Attrition: Fade To Black


July 8, 2008: An investigation concluded that the crash of a U.S. F-16 last March, during an air combat training exercise, was due to the pilot blacking out from the high g-forces generated by tight turns. This has been a growing problem over the last half century, as aircraft become more powerful, and capable of more powerful maneuvers.

An additional problem is that new helmets (the JHMCS, or Joint Helmet Mounted Cueing System) weigh 4.3 pounds, which is about fifty percent more than a plain old helmet. That extra weight may not seem like much, but when making a tight turn, the gravitational pull (or "Gs") makes the helmet feel like it weighs 38 pounds. In response, the U.S. Air Force introduced a new neck muscle exercise machine in air force gyms frequented by fighter pilots, because you need stronger neck muscles to deal with the heavier helmet. For decades now, fighter pilots have had to spend a lot of time building upper body strength in the gym, in order to be able to handle the G forces. Otherwise, pilots can get groggy, or even pass out in flight, as well as land with strained muscles.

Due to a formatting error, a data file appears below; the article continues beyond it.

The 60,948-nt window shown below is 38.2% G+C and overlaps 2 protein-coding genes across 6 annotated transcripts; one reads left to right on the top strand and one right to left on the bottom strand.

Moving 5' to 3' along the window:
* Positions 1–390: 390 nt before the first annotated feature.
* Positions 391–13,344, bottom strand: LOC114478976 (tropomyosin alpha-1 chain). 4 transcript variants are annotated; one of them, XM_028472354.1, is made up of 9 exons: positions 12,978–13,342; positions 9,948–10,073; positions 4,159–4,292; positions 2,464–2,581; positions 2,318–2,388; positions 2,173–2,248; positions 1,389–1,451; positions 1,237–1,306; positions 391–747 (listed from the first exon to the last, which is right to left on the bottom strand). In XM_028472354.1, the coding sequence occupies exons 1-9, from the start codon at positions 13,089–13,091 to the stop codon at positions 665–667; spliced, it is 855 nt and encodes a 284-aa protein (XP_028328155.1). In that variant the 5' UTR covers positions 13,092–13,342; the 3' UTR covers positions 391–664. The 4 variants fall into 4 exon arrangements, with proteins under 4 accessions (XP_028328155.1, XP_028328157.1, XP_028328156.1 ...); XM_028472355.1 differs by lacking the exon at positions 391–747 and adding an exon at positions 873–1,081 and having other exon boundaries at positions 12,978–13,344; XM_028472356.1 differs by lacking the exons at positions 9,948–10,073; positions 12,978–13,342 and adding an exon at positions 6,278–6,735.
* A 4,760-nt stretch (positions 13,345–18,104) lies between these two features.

Accidents like the one last March remind all pilots how real this danger is. The dead pilot was a former enlisted airman, who qualified for officer training and flight school. Training for new pilots has always been the most dangerous period of a pilots career. As you spend more time in the air, you learn more about how to handle the high g-forces, and how much you can endure before losing consciousness.

The air force has been working on flight control software that would quickly take over if it sensed the pilot had blacked out, and return the aircraft to level flight. But UAVs may replace manned fighters before that lifesaving blackout software shows up.





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